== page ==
Machine-generated artworks are now part of the contemporary art scene: they are attracting significant investments and they are presented in exhibitions together with those created by human artists. These artworks are mainly based on generative deep learning techniques, which have seen a formidable development and remarkable refinement in the very recent years. Given the inherent characteristics of these techniques, a series of novel legal problems arise. In this article, we consider a set of key questions in the area of generative deep learning for the arts, including the following: is it possible to use copyrighted works as training set for generative models? How do we legally store their copies in order to perform the training process? Who (if someone) will own the copyright on the generated data? We try to answer these questions considering the law in force in both the United States of America and the European Union, and potential future alternatives. We then extend our analysis to code generation, which is an emerging area of generative deep learning. Finally, we also formulate a set of practical guidelines for artists and developers working on deep learning generated art, as well as some policy suggestions for policymakers.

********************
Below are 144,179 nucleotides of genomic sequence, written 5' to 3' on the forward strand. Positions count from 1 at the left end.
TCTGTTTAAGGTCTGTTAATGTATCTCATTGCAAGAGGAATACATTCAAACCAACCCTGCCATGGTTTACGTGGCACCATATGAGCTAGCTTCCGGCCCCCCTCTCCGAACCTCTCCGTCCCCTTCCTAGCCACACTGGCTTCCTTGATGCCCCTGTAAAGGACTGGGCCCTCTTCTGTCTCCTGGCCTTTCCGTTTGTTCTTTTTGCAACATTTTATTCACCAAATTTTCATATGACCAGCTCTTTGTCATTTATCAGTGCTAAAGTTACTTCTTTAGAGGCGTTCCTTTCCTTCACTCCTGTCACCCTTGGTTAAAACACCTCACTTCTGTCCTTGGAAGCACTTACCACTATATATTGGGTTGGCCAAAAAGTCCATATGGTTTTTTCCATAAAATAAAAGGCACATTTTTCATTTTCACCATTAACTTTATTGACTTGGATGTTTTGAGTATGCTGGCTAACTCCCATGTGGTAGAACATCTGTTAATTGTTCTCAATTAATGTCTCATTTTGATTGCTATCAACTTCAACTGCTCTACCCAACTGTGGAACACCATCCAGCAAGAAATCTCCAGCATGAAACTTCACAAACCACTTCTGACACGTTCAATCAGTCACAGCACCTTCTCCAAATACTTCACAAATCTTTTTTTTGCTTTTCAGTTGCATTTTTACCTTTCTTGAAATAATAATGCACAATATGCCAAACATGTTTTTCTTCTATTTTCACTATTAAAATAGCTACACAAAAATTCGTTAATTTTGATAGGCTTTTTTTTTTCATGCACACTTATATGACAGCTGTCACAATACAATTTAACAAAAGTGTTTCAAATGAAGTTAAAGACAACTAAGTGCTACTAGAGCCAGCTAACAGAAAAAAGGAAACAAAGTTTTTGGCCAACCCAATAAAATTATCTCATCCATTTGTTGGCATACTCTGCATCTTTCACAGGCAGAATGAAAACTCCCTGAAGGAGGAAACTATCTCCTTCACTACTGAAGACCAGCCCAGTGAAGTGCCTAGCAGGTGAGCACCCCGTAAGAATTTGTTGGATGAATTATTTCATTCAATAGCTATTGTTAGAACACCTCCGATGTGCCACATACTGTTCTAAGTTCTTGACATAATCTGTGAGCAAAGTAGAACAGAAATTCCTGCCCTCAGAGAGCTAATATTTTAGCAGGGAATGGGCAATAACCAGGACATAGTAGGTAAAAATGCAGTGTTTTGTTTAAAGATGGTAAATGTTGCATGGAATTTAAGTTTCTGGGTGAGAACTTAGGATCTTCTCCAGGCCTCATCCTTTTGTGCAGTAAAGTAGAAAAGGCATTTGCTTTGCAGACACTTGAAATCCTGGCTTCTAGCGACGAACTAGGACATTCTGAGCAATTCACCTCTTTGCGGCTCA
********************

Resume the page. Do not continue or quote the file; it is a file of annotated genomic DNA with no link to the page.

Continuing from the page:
- Pub Date:
- May 2021
- Computer Science - Computers and Society;
- Computer Science - Artificial Intelligence;
- Computer Science - Machine Learning
- 16 pages. Second version contains updates after entry into force of EU's directive on copyright in the Digital Single Market, and corrections of typos. Third version contains a new section about GitHub Copilot and its copyright implications. Fourth version contains improvements in abstract, introduction and conclusions, and a general rearrangement of the central sections